Several more points of contrast between the old Reformed view and “modern Puritan” view gives us a fuller appreciation for Nevin’s position. First, Nevin points out that in the Calvinistic view, the communion of the believer with Christ occurs which is beyond that experienced in common worship. Believer’s commune with Christ in the Supper in a unique way that is available in no other place. This is denied by in the Puritan view and Christ is held to be present in all aspects of Christian worship equally. Second, in the Reformed view the Supper is a mystery and indeed an actual miracle (11). The Puritan view empties the Meal of its supernatural element, eliminating the mysterious and miraculous.
The third point of contrast is extremely significant. Nevin contended that the old Reformed view held there was an objective force in the sacraments. Nevin explains, “The sacramental union between the sign and the thing signified is real, and holds in virtue of the constitution of the ordinance itself, not in the faith simply or inward frame of the communicant.”(12) The Roman Catholic Church, and to a lesser degree the Lutheran Church, err in merging the sign and the thing signified. Yet, the Puritan view errs in denying the thing signified has any real connection to the sign itself. Nevin is quick to remind his readers that the union of signified and sign only benefits the communicant who partakes in faith; yet, that it remains ineffective in some due to unbelief is in no way an argument against the connection of the signified with the sign. Moreover, the old Reformed position holds that the sacrament is a seal, not just a pledge of grace, and so “makes good the grace it represents, as actually communicated at the time.”(13) Over against this robust view, Nevin labels the elements in the Puritan view “bare signs”.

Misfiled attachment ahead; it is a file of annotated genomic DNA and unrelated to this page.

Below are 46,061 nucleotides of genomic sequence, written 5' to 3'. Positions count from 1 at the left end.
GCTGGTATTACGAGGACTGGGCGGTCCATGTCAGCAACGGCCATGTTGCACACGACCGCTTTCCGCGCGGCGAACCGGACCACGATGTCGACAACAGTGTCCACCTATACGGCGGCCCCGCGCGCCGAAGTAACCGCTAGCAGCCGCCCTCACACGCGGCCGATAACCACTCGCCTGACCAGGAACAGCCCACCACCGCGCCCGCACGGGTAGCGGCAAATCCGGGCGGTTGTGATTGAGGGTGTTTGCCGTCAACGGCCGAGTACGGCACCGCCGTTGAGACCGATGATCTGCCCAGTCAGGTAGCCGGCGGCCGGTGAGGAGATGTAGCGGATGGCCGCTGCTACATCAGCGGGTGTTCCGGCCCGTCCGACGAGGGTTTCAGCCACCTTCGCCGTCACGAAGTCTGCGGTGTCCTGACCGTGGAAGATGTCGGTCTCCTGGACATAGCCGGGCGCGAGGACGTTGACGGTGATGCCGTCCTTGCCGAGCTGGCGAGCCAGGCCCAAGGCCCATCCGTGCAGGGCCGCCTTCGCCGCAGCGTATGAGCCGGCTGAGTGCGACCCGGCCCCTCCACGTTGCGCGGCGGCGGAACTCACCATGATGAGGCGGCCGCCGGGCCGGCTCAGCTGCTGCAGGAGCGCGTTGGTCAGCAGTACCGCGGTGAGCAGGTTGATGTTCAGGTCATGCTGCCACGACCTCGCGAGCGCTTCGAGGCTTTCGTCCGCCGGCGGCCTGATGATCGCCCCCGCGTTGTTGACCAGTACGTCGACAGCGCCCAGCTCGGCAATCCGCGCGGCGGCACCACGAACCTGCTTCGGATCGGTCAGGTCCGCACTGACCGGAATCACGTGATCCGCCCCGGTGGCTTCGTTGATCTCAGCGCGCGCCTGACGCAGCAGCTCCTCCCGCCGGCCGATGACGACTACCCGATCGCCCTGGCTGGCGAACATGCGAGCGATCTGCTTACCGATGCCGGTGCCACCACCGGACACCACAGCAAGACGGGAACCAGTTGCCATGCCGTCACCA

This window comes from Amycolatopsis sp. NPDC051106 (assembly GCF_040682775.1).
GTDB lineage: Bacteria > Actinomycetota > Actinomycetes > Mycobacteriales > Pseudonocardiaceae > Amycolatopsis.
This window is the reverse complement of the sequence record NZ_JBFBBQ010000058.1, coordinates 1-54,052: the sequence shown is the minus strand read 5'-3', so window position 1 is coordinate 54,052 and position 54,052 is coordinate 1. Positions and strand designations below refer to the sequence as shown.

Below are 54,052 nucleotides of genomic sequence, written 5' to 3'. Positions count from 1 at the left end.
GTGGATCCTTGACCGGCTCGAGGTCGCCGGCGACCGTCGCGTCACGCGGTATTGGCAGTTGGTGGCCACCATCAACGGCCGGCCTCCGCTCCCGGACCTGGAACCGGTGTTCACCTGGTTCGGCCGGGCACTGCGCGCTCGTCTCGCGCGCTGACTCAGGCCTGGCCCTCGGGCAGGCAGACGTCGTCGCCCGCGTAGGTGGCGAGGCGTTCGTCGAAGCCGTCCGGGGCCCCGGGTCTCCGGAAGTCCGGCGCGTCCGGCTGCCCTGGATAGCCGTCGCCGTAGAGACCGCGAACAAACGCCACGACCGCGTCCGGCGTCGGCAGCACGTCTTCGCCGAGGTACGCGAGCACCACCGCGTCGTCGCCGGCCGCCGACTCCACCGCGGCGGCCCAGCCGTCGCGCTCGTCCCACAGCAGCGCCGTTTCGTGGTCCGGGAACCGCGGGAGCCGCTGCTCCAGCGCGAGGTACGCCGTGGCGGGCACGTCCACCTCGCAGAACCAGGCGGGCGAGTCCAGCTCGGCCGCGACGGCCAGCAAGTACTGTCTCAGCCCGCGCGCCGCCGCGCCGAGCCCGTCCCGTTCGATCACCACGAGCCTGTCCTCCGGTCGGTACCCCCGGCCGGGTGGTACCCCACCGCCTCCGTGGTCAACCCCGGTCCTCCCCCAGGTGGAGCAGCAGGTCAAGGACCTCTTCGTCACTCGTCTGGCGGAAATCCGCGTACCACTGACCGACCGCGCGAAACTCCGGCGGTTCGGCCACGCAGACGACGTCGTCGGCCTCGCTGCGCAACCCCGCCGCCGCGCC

Despite the harsh critique, even from those within the Reformed tradition and Nevin’s own denomination, Nevin maintained this he was promoting the true Reformed position as articulated by Calvin (with some metaphysical modifications). Moreover, he defended his position stating, “There is no opposition between Christ and the Church, or between individual piety on the one hand and sacramental grace on the other; but just the reverse. Christ becomes full only in and by the Church, and personal experience is made solid and real, only as it rests on grace and appropriated from abroad.”(14) He was not against piety, only piety that disregarded the role of the church and the sacraments (just as he wasn’t against revival, only revival that was manipulative, and false).
In the end, the debate between Hodge and Nevin hinged upon who the Reformed community should look to on the Eucharist question. Many in Nevin’s denomination considered Zwingli the true founder of the German Reformed Church, and so Zwingli carried great weight with those so persuaded. Nevin argued, however, that in Calvin the doctrine of the Eucharist reached maturity, and so, though Zwingli preceded Calvin, Calvin’s thought was superior to Zwingli’s (15). Nevin writes, “It was not the Zuinglian [sic] view of the Lord’s Supper, but the Calvinistic view, in all its length and breadth …which was now recognized as the proper doctrine of the Reformed Church.”(16)
If Calvin is taken as the one to look to with regards to the Eucharist question, it does appear that Nevin had a better handle on Calvin than did Hodge. Doug Sweeney concludes, “Most people who studied the matter concurred that Hodge was more conservative in doctrinal demeanor but the Nevin was closer to Calvin on the Eucharist.”(17)
We can wrap up this series on Nevin soon, with a few concluding remarks by way of evaluating Nevin's theology and legacy.
11. Ibid, 118.
12. Ibid, 120.
13. Ibid, 121.
14. Nevin, “Wilberforce on the Incarnation,” 189.
15. Hart, John Williamson Nevin, 117.
16. Nevin, Mystical Presence, 85.
17. Sweeney, Douglas A. “’Falling Away from the General Faith of the Reformation?’ The Contest over Calvinism in Nineteenth-Century America,” in John Calvin’s American Legacy, ed. Thomas J. Davis (New York: Oxford University Press, 2010), 125.